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Auditor-general raises red flag on Eurobond addiction

Friday, February 23rd, 2024 08:00 | By
Auditor-General Nancy Gathungu at a past event. PHOTO/Print

Kenya’s increasing reliance on Eurobonds has raised concerns about the sustainability of its debt portfolio. According to Auditor General Nancy Gathungu, the country’s vulnerability to debt has heightened in 2024, coinciding with the maturity of several Eurobonds.

 “While Eurobonds offer access to funds for developing projects, managing repayment obligations remains a crucial challenge, especially because of shorter maturity periods and increasing coupon rates,” she said. Gathungu made the remarks in her presentation to the public debt and privatisation committee of the National Assembly on the 2024 Medium Term Debt Management Strategy in Nairobi.

She observed that while Eurobonds offer access to funds for development projects, managing repayment obligations remains a crucial challenge due to shorter maturity periods and increasing coupon rates. She further explained that Kenya has issued four Eurobonds to date, each with a higher coupon rate, reflecting the likely unsustainability of the current debt portfolio.

The first Eurobond was issued in 2014 in two tranches and matures in June 2024, with a coupon rate of 6.875 per cent and an initial value of $2 billion (Sh293 billion). The second was issued in 2018 and matures in May 2027, with a coupon rate of 7 per cent and an initial value of $900 million (Sh131.4 million).

The third was issued in 2019 and matures in February 2028, with a coupon rate of 8.500 per cent and an initial value of $2 billion (Sh293 billion).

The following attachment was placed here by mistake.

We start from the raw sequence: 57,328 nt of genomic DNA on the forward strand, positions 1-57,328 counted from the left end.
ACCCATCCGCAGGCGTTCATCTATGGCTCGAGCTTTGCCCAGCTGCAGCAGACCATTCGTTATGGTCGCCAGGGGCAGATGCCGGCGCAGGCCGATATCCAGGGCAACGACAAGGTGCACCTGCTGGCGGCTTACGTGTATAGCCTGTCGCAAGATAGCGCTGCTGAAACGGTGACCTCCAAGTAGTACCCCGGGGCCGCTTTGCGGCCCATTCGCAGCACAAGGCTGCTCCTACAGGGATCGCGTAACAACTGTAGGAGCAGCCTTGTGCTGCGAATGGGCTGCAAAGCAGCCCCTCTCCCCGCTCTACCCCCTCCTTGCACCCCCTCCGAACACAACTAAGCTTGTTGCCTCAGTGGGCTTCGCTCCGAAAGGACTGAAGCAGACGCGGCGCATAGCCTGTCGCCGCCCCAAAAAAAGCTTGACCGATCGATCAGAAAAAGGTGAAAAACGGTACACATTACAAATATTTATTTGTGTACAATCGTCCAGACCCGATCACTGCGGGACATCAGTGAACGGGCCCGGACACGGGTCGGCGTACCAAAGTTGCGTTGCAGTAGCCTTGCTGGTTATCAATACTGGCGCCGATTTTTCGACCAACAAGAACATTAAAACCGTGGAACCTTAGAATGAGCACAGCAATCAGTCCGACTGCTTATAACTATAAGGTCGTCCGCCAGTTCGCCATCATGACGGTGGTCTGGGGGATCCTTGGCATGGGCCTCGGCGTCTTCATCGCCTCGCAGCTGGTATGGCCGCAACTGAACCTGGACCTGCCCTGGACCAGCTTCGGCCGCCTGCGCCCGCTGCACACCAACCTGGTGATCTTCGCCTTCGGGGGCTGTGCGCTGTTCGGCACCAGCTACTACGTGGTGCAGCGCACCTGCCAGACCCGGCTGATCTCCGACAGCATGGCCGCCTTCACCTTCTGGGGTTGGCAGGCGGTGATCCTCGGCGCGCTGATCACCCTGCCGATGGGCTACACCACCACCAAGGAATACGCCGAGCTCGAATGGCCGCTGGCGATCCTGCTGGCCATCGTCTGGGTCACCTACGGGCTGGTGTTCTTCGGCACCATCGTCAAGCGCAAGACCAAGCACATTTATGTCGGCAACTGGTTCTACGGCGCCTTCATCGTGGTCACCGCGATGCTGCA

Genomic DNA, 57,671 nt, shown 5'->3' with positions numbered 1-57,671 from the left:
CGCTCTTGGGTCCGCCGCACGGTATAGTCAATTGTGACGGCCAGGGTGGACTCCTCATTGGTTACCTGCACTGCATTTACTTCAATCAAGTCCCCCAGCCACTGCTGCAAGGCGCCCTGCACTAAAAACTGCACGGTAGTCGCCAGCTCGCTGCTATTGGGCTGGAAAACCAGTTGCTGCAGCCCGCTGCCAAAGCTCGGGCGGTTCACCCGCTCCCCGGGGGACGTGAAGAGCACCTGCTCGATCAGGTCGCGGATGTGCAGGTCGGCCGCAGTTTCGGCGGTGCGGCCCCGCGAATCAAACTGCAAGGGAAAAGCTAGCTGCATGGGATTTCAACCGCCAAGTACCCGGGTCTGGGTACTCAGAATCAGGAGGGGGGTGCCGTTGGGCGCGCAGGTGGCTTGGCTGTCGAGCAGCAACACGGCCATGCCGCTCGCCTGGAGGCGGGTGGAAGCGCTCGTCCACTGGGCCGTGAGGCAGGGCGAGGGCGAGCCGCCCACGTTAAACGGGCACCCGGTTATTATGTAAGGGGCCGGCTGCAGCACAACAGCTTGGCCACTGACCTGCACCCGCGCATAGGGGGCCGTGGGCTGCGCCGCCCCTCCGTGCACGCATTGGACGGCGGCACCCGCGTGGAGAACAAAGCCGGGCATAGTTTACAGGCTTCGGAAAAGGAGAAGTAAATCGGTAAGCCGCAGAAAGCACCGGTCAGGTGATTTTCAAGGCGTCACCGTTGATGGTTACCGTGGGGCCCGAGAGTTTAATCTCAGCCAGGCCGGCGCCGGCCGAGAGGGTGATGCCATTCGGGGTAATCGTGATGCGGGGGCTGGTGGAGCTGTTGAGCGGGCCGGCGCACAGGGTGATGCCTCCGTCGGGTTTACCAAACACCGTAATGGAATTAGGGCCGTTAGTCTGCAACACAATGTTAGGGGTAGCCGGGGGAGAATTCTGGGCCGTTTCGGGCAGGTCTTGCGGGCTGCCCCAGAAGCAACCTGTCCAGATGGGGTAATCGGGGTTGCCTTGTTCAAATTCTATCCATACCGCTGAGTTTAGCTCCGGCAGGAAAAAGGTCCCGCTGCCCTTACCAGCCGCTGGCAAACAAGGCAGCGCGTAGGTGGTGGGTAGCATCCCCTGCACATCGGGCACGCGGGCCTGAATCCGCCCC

The newest Eurobond was issued early this month and matures in 2031, with a coupon rate of 10.375 per cent and a value of $1.5 billion (Sh219.8 billion). Gathungu expressed misgivings about the government’s handling of its debt situation, stating that the practice of taking on debt to pay debt is unsustainable. She suggested that Kenya should devise new strategies centered on debt sustainability.

 Similar sentiments were echoed by University of Nairobi Economics don, Samuel Nyandemo, who said, said that Kenya is still in debt distress.

Debt repayments

He lamented that the current government has raised Sh3.5 trillion in debt since it came to power and expressed concern that most of the money is not going into development but debt repayments and recurrent expenditures.

 “In January, we spent 89.8 per cent of total revenue to service foreign debt. That doesn’t augur well in any standards,” he said and wondered how much Kenya Kwanza administration will gobble up by the time it leaves office. But despite these concerns, National Treasury still maintains that their diversified financing approach aims to maintain a relatively low weighted average interest rate in the overall public debt portfolio, ensuring Kenya’s debt sustainability over the medium term.

However, the persistent revenue shortfall and increased cost of funding could undermine the country’s implementation of key government projects.On Wednesday, President William Ruto reiterated that his administration was pursuing a turnaround strategy focused on increasing tax revenues and reducing both spending and the rate of debt accumulation.

“Throughout this process, we have been guided by the principles and values of equity, fairness, and prudence in public spending without sacrificing priority social and development funding,” he said.

Ruto said in the interest of sound debt management, his administration is implementing a combination of strategies, including the diversification of financing sources, smoothening the maturity profiles and proactively managing the country’s debt liabilities in general.

The strategy, he added also involves maintaining a low cost of debt and ensuring that debt is sustainable at all times.

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